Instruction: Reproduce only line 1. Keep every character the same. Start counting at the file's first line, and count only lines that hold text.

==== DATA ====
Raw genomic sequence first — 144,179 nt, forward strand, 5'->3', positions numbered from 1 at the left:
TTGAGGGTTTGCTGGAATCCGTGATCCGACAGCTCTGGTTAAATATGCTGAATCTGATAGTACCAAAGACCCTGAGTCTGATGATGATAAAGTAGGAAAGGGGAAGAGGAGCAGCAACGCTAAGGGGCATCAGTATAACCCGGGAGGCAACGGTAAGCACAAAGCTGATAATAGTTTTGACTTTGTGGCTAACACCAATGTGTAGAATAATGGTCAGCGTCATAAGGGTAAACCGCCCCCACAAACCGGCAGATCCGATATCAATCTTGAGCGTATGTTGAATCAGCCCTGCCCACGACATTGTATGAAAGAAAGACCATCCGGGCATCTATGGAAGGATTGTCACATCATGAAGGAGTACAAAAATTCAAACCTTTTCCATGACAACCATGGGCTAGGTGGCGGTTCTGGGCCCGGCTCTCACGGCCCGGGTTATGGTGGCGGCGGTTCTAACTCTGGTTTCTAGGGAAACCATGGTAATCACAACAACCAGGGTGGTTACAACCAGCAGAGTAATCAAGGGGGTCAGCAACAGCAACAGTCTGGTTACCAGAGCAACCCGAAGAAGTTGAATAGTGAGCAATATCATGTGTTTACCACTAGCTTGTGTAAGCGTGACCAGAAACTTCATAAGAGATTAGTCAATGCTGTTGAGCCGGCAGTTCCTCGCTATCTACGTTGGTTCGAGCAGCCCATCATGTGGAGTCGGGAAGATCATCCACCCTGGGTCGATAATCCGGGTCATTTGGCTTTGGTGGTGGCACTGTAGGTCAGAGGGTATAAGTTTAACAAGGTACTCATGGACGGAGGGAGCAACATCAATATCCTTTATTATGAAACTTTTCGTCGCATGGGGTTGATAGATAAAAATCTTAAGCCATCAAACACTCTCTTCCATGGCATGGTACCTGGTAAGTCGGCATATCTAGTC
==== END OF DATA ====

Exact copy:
Raw genomic sequence first — 144,179 nt, forward strand, 5'->3', positions numbered from 1 at the left: